When he was Seattle’s defensive coordinator in 2013 and 2014, Atlanta coach Dan Quinn helped lead the Seahawks to three wins against the Panthers – including a playoff victory last January – in what Quinn called “absolute battles.”
Three-fourths of the way through his first season as an NFL head coach, Quinn’s Falcons team is in an absolute battle for its playoff life.
Quinn made history with the Falcons when he became the first coach to start 5-0 after his team trailed in the fourth quarter in four of its first five games.
That seems like a long time ago.
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Atlanta (6-6) has dropped six of seven games in the two months since the hot start, a stretch that has the Falcons clinging to their postseason hopes.
If the Falcons are to make the playoffs, they’ll likely have to win their final four games, including a home-and-home series with Carolina (12-0) in a 15-day span beginning Sunday in Charlotte.
“We started off well and then hit a major bump. For sure, our backs are against the wall. We totally recognize that,” Quinn said this week during a conference call. “But for us to do anything about the future, it’s about what we do right now. That’s really what the message has been for our team. If we look ahead to what we need way down the road, three games, four games, we’ll get all jacked up.”
Panthers coaches and players say the Falcons’ 4-3 scheme includes a lot of similarities to the Seattle defense that led the league in fewest points and fewest yards allowed in the two years Quinn was in charge.
Carolina wide receiver Kevin Norwood, who was with Seattle last season, said the Falcons play a lot of Cover 3 in the secondary and bring a safety near the line of scrimmage to stop the run.
But where the Seahawks had a three-time Pro Bowler in Kam Chancellor to line up at safety, Falcons safeties Ricardo Allen and William Moore are not in Chancellor’s league.
Which is to say, the Falcons might be running the same scheme that Quinn used during the Seahawks’ back-to-back Super Bowl seasons, but the Atlanta personnel is not the same caliber.
“I think from a scheme standpoint there are a lot of similarities,” Panthers tight end Greg Olsen said. “I think from an attitude, how they play, they’re pretty aggressive. They’re active. They fly to the ball. So you can tell (Quinn’s) fingerprints are all over it.”
The Seahawks’ success against the Panthers before this season has been well documented. Beginning in 2012, Seattle won four games in a three-year stretch against Carolina, including the Seahawks’ 31-17 win in the divisional-round playoff last season.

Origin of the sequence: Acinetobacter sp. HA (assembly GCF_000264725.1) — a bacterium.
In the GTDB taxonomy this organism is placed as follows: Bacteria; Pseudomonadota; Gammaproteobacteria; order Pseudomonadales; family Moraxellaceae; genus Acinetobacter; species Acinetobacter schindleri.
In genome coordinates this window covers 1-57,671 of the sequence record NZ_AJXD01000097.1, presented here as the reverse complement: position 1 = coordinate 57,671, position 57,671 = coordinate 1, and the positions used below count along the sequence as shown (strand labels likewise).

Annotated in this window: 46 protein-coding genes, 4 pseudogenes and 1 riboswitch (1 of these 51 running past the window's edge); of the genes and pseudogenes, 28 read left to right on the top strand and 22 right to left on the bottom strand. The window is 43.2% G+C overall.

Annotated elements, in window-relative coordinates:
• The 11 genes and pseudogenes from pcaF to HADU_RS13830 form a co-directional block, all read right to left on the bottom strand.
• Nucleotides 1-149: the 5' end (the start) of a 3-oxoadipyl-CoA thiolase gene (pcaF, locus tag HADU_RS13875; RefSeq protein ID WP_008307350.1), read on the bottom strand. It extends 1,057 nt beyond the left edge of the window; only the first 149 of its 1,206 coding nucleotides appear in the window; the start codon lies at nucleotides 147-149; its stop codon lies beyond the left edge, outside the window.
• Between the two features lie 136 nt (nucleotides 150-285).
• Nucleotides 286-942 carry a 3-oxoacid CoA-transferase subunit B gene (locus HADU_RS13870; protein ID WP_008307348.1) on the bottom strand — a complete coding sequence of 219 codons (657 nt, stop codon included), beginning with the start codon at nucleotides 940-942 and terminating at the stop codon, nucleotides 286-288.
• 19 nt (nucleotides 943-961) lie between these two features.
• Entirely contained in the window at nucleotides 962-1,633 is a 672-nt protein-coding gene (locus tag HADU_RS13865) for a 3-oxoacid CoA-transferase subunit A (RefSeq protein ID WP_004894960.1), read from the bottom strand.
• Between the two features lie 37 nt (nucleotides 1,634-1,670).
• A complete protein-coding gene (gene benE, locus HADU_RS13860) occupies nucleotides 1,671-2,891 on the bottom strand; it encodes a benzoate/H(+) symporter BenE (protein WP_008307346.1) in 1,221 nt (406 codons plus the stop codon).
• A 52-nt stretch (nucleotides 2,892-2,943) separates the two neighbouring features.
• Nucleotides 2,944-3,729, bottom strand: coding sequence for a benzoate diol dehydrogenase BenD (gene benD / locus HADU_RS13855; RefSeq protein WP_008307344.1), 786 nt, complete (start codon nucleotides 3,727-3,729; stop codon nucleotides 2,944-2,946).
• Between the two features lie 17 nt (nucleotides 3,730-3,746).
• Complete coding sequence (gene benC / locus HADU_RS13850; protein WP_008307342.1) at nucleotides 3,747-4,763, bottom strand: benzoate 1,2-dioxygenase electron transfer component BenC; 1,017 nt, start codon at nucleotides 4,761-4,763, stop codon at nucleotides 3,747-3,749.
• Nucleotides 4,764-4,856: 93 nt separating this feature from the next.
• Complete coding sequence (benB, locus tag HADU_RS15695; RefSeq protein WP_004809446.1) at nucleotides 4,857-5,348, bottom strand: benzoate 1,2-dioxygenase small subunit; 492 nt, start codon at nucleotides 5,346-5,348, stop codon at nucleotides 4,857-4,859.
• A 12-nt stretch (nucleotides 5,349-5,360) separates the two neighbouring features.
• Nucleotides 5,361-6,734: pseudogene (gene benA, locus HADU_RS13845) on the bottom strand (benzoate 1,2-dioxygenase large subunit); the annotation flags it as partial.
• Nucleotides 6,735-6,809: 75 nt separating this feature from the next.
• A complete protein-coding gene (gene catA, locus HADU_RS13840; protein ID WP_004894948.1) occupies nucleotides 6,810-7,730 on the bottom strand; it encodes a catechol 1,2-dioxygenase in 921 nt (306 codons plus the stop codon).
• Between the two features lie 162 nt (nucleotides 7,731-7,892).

The three regular-season meetings were all low-scoring games in which the defenses dominated.
But neither Quinn nor anybody with the Panthers was putting too much stock in those Seattle-Carolina matchups.
“Some of the games from the years past with Seattle and with Carolina were just absolute battles that went down to (the wire),” Quinn said. “I think the biggest thing, I am not surprised that they are off to the start that they are based on the fight and attitude that so many of the guys on their team play with. That is probably the thing that jumps off the tape to me is the attitude and style that they play with.”
While Quinn is running a similar system to the Seahawks, Rivera said it would likely take a year or two for the Falcons to fully implement it.
Olsen said the past Seahawks-Panthers games have not been a big part of this week’s film study.
“The personnel obviously is very different,” Olsen said. “From a personnel standpoint we just try to focus on their last couple of weeks. They play a lot of guys. They rotate a lot of guys. They have pretty good depth. So you’ve got a good idea of who’s in there in what packages and the different looks that we get.”
Falcons wide receiver Julio Jones, the league’s leading receiver, believes Atlanta can still make the postseason.
“Of course we’re a playoff team,” Jones said. “But we can’t look ahead.”
Norwood, the former Seahawk, said he liked Quinn when he was in Seattle and believes he’ll have success in Atlanta – even if it’s not this year.
“It’s always going to take time for a new coach to get situated in a spot. Not everybody can be a (first-year Florida coach) Jim McElwain, right?” Norwood said. “It’ll work itself out. Give it time. He’s a great coach. He’ll get it figured out.”